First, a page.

This week's parsha
Squirrels on Our Roof!
Scratching. Squeaking. Crashing.
Those were the noises we were hearing last fall from our rooftop, on top of our bedroom. Little feet were scratching against the roof tiles, quickly scurrying across. Just as I would be falling into a deep sleep, I’d waken to the sound of crashing. The noise was incessant, and began to seriously interfere with my sleep. Were nocturnal animals taking shelter in my attic?
After some investigating, my husband and I discovered the culprit: squirrels. They had made a playful path across our roof. The crashing sound was the result of the nuts and acorns they were hoarding before the onslaught of winter.
Squirrels are a common sight in my backyard and neighborhood. From afar, these animals with their fluffy tails look cute and harmless. But once they get too close to your home, they become a real nuisance. Aside from the noise, squirrels can chew their way into attics to make a nest for their young. Worse, they gnaw on power cords, which can ruin your electrical system and potentially cause a fire.
Apparently, we had a real squirrel problem that we needed to deal with before our health and house were compromised.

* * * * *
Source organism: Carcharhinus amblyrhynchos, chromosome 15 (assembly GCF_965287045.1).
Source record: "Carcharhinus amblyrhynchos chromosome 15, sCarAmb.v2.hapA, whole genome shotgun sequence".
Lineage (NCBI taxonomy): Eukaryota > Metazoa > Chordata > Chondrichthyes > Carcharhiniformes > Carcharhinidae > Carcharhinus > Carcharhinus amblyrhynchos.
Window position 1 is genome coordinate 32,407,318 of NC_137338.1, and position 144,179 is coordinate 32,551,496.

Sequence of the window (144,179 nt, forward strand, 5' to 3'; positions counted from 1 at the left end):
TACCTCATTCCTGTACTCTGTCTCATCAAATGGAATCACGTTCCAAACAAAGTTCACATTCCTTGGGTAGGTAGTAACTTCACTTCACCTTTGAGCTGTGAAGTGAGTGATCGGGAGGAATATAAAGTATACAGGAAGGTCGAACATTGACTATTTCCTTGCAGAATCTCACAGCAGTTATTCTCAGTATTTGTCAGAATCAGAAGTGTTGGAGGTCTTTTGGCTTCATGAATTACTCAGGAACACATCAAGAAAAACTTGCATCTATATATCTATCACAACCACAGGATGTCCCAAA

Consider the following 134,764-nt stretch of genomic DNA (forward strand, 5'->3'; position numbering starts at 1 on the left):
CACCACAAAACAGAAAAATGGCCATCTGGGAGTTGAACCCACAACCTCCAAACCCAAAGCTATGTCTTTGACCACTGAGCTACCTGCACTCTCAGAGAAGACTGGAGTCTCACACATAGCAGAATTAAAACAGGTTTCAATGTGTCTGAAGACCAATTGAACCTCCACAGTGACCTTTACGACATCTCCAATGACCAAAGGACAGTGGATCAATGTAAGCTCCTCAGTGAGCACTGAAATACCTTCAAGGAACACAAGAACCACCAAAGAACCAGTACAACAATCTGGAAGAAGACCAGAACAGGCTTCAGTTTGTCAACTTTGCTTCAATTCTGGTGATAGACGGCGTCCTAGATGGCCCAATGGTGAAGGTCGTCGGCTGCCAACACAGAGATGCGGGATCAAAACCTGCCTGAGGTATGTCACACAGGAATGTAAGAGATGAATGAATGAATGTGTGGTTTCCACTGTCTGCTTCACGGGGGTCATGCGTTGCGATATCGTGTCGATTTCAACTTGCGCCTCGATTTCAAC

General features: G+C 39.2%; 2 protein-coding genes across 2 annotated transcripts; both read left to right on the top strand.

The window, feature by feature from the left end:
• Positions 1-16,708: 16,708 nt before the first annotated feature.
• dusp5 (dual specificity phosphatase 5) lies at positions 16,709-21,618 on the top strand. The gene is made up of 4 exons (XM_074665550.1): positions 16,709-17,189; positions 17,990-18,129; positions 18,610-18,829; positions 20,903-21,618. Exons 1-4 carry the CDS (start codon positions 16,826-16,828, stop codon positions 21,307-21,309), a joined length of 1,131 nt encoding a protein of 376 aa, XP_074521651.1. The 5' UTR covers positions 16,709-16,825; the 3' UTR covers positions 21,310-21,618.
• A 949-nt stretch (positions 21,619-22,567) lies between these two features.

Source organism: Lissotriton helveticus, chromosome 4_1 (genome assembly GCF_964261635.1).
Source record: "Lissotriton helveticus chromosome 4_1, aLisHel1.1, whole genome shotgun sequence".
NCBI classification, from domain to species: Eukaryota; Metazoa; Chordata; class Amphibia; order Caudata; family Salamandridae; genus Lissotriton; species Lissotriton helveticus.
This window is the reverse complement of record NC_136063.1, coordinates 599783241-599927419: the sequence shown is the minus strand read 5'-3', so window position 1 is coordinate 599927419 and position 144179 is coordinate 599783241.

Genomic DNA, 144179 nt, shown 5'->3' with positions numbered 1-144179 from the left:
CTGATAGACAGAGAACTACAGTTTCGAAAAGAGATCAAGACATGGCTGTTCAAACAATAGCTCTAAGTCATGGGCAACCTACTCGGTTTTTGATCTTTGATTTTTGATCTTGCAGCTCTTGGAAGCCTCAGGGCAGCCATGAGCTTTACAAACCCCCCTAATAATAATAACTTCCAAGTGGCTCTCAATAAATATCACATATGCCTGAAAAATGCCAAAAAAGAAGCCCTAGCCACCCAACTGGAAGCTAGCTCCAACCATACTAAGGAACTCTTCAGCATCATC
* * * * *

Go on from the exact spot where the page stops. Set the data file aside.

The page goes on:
It turns out that the squirrels were not actually living in our attic, but just using our roof space as their playground, reaching it from nearby trees. After cutting off some branches, we waited to see if the problem would be solved. That was the first night in many that I finally fell into a deep and uninterrupted sleep.
This week’s Torah reading, Shoftim, means “judges,” and it opens with the command to “appoint judges in all your city gates.” These words teach us that we need to appoint judges and law-enforcement officials to ensure a just and civil society.
But these words also hint to trespassers of a different kind.
Siftei Kohen elaborates: “The human body is a city with seven gates -- seven portals to the outside world: the two eyes, two ears, two nostrils and the mouth. Here, too, it is incumbent upon us to place internal ‘judges’ to discriminate and regulate what should be admitted and what should be kept out, and ‘officers’ to enforce the judges’ decisions . . .”
The gates to access our soul are our eyes and ears and mouths. We need to supervise closely what we allow to gain entry into our home and environment. We need to fill our mind space with meaningful, uplifting thoughts, by making sure we block out ideas and practices that compromise our spiritual welfare.
Some behaviors, mannerisms and lifestyles may seem appealing from afar, but aren’t conducive to our emotional, intellectual or spiritual growth. These are better left outdoors, barred from entering our inner sanctums.
As it turns out, even squirrels aren’t innocuous after all.